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Re: Ah ha! That's where therizinosaurs came from



Mike Keesey <keesey@gmail.com> wrote:

> The two clauses of the title and the two paragraphs of the abstract
> describe the arboreal hypothesis and the neoflightless hypothesis
> separately. They seem pretty independent to me. (The author confirmed
> this elsewhere in the thread, although of course he happens to support
> both of them.)


Yes, the two hypotheses are independent - although in GSP's they tend
to become entangled.  "Dinosaurs of the Air" is replete with
references to arboreal theropods, including (but not limited too)
restoring _Archaeopteryx_ as having a hoatzin-chick-like ability to
clamber quadrupedally in trees.  There was also GSP's _Prehistoric
Times_ article from 2003 ('Screaming Biplane Dromaeosaurs of the Air')
which advances small dromaeosaurs ("sinornithosaurs") as arboreal
("Sinornithosaurs can be viewed as the hawks of our time, perching in
tree waiting for something to come by...").  There is even an
accompanying illustration of a 'perching' sinornithosaur.  And as GSP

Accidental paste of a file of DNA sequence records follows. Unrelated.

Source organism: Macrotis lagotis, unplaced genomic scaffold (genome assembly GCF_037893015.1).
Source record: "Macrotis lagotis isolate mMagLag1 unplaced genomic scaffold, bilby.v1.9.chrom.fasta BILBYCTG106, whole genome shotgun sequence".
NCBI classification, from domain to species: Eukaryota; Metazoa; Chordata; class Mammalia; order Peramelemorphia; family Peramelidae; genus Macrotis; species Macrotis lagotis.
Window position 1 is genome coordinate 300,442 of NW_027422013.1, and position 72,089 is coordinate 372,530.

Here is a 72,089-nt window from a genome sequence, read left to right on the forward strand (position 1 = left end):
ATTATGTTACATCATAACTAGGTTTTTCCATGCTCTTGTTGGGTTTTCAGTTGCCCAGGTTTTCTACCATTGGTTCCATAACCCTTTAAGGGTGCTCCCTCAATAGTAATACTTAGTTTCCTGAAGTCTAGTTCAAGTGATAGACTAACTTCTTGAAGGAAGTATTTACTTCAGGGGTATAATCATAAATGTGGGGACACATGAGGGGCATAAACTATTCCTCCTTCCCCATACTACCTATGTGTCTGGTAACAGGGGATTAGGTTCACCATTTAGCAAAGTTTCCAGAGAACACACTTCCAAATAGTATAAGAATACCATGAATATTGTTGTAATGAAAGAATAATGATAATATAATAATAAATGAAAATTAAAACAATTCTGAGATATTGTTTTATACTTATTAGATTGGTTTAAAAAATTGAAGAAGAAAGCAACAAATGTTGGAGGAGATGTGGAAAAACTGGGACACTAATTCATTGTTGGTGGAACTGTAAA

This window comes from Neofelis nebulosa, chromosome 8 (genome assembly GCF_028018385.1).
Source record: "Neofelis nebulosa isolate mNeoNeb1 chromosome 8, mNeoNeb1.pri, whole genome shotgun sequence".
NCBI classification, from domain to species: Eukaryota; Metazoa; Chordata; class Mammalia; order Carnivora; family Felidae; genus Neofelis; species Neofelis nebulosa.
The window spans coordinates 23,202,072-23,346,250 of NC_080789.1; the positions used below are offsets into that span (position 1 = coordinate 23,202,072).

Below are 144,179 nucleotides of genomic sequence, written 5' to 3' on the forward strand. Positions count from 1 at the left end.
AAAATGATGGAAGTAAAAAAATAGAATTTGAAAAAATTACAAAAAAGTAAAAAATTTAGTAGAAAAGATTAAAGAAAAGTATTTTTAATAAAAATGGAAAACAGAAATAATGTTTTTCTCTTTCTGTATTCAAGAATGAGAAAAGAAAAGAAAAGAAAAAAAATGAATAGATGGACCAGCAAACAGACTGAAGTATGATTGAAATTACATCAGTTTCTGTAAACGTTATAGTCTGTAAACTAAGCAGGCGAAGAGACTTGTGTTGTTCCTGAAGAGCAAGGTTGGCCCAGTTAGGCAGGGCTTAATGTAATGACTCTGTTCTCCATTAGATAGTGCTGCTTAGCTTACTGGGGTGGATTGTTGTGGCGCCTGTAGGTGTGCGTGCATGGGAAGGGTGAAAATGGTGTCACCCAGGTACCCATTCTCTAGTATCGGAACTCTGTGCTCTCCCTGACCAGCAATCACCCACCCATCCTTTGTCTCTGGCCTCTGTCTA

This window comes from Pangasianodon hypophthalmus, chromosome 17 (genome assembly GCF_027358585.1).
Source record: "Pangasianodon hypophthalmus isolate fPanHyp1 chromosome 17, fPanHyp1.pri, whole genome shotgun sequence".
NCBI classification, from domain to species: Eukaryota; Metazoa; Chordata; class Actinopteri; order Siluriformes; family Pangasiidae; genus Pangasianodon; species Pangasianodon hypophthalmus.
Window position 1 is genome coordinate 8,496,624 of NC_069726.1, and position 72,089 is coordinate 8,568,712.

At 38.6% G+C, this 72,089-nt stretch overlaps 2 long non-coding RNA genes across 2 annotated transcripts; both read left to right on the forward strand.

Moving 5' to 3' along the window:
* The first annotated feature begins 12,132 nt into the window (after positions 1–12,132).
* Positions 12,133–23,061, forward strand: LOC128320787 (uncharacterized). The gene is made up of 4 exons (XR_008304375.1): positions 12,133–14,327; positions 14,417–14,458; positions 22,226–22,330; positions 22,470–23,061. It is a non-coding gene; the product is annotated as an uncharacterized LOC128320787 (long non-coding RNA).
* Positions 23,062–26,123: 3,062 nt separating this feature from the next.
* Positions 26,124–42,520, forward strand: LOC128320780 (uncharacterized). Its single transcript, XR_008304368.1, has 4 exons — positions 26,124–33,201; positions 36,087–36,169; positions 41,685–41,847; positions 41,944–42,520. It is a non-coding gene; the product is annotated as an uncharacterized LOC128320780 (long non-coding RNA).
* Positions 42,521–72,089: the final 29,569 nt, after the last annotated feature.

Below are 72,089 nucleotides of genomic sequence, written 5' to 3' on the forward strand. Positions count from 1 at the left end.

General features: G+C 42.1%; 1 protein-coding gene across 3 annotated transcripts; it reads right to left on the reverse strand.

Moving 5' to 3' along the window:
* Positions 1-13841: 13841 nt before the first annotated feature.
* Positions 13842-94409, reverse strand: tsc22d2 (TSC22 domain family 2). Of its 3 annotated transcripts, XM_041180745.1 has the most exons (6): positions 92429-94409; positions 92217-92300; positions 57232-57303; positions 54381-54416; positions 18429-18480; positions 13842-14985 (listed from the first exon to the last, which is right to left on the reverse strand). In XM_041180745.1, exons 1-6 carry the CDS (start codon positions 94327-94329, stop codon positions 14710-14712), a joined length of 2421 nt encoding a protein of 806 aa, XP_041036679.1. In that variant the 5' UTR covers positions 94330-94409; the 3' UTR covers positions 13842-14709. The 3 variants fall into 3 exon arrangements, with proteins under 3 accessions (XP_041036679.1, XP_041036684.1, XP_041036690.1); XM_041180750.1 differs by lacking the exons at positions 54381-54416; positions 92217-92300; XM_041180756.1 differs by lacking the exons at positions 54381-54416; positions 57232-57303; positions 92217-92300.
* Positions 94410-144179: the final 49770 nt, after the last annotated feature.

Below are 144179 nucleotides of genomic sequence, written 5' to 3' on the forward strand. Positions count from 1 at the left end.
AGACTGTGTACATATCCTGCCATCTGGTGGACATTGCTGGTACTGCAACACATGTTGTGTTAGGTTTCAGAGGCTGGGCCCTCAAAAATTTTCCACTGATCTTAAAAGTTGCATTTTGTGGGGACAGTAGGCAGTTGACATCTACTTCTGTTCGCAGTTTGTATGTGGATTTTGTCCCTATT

himself has said recently, "The strict neoflightless hypothesis does
not require arboreality. I think it did but that's another matter".


I don't mean to pick on GSP, because there is some evidence that
certain small maniraptorans were acquiring scansorial features.
Nevertheless, I can't help but think that the concept of perching
maniraptorans is inspired more by what came after (i.e., we know that
birds perch, so maybe perching behavior began long before birds
acquired a specialized perching foot) combined with the intuitive
attraction of the idea (perching dromies are just plain cool) rather
than hard scientific evidence.


For me, the arboreal-cursorial dichotomy is not only inappropriate in
terms of launch kinematics, but also from a broader paleobiological
perspective.  Small maniraptorans might have been quite adventurous,
and had a diet that targeted insects and plant products, irrespective
of whether these food sources were close to the ground or at the top
of a cycad or conifer.  So "arboreal" is not so much an alternative to
"cursorial", but an expansion.






Cheers

Tim